What’s worth more - a banker or a bridge?

If - as I read with some surprise - Cumbria County Council wanted an iconic bridge to replace the collapsed Northside bridge (NCE 9 August) they need not worry.
The new bridge is a beautiful, simple, three-span design, which curves gently in plan and in elevation and meets all the requirements of an iconic structure.
It has always appalled me that this bridge, which is so important to Workington, will cost about £11M - a sum equal to at least one banker’s bonus. As a country we’ve surely got some priorities wrong.

  • David Bateman, Workington,


Show some respect for engineering

With reference to the recent act of graffiti of Jess Ennis’s Golden Postbox - the BBC, Royal Mail, and council spokesman referred to the employee who repaired the paint on the postbox as a “Royal Mail Engineer”.

Once more, this piece of cracking exposure for engineering reaffirms my satisfaction with my career selection. What next? Window cleaning engineers, painting and decorating engineers, carpet cleaning engineers?

It’s getting beyond a joke now and it’s high time that the ICE made some movements on qualifying the profession on which modern society relies on and is built upon as being a professionally recognised title in the same way that architects are.

It would be nice to be held in the same acclaim as architects and doctors, and not air conditioning repairers and street sweepers.

  • Andy Ratcliffe

Structures toolkit leaves a lot to be desired

The 29 July will have passed by unnoticed for most engineers. However, for the small group of engineers responsible for maintaining the nation’s stock of council-owned bridges and highway structures, this date will have been etched on the brain for months.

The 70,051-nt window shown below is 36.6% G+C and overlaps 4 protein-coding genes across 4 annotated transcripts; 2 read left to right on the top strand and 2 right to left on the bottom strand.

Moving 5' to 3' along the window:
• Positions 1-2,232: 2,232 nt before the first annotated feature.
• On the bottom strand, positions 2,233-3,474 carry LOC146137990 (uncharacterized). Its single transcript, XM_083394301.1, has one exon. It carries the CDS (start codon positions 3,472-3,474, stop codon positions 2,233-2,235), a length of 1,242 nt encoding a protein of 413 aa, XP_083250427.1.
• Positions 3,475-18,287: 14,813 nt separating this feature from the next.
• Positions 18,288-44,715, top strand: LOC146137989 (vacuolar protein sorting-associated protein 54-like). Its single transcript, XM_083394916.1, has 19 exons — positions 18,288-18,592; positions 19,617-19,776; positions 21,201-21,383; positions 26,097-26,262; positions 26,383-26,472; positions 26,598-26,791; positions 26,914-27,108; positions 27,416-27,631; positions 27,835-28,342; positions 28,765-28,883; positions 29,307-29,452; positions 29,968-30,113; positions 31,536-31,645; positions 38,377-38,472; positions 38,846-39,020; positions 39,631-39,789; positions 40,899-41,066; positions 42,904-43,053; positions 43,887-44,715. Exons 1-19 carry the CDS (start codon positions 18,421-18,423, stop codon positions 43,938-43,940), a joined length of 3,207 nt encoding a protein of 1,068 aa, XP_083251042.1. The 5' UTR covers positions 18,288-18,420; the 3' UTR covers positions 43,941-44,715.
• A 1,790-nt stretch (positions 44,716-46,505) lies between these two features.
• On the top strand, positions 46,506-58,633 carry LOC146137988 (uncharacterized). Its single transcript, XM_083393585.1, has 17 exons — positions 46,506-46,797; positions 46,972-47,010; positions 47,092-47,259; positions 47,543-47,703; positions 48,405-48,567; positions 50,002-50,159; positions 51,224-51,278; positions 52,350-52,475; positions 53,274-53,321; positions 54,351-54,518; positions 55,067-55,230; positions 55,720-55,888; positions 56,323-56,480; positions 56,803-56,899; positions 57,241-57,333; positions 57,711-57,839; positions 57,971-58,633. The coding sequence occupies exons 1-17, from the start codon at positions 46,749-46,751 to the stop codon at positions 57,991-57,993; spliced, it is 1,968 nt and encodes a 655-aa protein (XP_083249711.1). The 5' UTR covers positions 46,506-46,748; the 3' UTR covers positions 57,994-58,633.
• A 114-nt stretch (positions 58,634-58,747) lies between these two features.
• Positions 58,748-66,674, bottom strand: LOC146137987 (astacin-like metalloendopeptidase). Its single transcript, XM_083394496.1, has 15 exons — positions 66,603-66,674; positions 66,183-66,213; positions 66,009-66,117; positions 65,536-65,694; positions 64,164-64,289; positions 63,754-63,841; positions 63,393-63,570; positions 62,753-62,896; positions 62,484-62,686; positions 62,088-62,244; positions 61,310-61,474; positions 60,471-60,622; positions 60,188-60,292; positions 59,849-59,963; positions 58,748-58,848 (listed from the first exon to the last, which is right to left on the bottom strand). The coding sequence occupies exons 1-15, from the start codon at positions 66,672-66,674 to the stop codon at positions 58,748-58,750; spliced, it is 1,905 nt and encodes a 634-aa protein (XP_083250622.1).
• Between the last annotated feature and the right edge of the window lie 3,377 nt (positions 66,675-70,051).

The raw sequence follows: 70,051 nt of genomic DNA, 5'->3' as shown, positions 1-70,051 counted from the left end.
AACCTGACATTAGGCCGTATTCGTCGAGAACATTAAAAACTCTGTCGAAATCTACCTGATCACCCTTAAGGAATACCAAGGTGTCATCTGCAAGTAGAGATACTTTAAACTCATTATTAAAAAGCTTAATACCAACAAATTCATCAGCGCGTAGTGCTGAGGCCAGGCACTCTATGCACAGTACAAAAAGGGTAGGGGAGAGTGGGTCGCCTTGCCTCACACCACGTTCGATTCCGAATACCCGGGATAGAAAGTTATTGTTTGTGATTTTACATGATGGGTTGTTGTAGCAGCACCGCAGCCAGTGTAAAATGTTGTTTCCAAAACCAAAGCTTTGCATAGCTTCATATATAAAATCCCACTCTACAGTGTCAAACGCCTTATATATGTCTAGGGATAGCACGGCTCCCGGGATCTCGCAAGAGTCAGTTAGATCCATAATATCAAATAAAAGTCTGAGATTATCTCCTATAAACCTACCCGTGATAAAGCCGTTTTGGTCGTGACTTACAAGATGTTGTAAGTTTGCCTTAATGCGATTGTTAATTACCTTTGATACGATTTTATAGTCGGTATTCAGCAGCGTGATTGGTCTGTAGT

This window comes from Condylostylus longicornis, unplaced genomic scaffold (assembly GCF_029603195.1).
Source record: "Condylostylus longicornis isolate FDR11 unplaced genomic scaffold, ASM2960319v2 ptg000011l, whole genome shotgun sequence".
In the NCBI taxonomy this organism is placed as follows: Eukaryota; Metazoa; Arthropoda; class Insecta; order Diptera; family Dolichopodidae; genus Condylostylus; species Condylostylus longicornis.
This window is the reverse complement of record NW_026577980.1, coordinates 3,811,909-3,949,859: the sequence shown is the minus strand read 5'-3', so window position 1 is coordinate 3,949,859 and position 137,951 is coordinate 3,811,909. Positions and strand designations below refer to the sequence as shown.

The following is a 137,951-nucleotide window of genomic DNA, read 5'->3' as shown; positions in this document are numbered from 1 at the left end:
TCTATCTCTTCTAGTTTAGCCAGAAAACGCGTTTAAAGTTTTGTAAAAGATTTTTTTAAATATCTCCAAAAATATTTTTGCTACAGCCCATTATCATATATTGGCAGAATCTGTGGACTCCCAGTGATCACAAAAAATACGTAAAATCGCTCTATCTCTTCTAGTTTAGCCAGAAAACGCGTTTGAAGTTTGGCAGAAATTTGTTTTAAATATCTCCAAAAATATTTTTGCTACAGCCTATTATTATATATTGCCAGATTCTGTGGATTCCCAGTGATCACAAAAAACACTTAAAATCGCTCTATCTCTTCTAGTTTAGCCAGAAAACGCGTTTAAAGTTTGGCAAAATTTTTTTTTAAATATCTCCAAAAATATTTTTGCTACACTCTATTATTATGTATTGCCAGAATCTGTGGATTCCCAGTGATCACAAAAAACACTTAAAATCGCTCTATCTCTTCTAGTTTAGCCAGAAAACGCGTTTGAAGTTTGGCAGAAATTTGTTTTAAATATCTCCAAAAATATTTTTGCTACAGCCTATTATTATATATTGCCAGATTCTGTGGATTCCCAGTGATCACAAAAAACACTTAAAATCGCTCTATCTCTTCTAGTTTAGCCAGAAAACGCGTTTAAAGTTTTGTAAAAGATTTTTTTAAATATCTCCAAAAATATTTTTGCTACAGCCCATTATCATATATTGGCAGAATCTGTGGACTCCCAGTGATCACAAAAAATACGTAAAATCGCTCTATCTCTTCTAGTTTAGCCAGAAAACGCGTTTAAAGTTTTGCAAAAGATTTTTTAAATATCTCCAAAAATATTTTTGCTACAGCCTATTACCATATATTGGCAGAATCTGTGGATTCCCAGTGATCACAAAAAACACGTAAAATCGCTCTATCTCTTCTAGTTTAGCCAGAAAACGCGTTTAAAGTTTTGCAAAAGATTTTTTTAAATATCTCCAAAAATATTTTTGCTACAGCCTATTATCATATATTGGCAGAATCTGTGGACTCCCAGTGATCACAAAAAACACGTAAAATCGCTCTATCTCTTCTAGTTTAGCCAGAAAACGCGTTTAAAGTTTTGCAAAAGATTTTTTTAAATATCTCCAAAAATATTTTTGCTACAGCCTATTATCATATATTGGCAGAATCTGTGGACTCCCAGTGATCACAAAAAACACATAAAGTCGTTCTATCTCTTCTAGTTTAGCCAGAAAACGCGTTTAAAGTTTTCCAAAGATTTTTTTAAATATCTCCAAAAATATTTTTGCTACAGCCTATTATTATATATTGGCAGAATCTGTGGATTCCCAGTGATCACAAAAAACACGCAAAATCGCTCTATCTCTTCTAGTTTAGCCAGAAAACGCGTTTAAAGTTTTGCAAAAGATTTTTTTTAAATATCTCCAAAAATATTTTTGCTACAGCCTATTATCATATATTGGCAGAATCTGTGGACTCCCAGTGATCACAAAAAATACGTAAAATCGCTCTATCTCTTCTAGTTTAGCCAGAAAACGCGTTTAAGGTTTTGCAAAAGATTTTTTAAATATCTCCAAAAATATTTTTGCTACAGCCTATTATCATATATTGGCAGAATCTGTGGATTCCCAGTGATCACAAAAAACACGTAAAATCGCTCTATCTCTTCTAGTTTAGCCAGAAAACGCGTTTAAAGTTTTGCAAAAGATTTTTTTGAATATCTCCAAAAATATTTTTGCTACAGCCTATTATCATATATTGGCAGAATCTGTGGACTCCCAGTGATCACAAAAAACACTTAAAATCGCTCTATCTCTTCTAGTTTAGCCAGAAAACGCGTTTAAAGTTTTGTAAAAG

This is the date that GRC (Gross Replacement Cost) and DRC (Depreciated Replacement Cost) data for highway structures had to be submitted to the Chartered Institute of Public Finance and Accountancy (CIPFA) using the new Structures Toolkit.

Given the high level of professionalism typical of engineers, it was totally understandable that frustration would rise when they realised that:

The time taken to collate the data to a reasonable level of accuracy was considerably longer than the time available to do it

Council staff were expected to produce the data within existing resources, despite these being savaged by central government cuts

The Toolkit itself was riddled with so many dubious assumptions and inconsistencies that no self-respecting engineer would want to rely on the outputs from it, rendering the exercise largely pointless.

I doubt that there is anyone out there who would want to argue that asset management is a bad idea, but asset management must be ruled by common sense and engineering judgement.

The Toolkit provides neither. As a result, I have sensed a clear feeling among engineers that the work of the last three months has been a paper exercise that most certainly won’t be life changing.

Indeed, most municipal bridge engineers must be wondering how long it will be before CIPFA finally realises that the emperor isn’t wearing any clothes.

  • Jon Tuson (M)


Sex’s crucial role in name of Edinburgh street

Your report on the Edinburgh Tram project (NCE 26 July) is a valuable update on how a project that went badly wrong is getting back on track.
And I look forward to using it in due course. However, it is clear that your reporter never went to Edinburgh when he visited the new team.
The main city centre thoroughfare is Princes Street, named after the two eldest sons of King George III, George (later King George IV) and Frederick (Duke of York), and not Princess Street.

  • David Nimmo Smith (M), 78 St Andrews Road,Henley on Thames, Oxfordshire,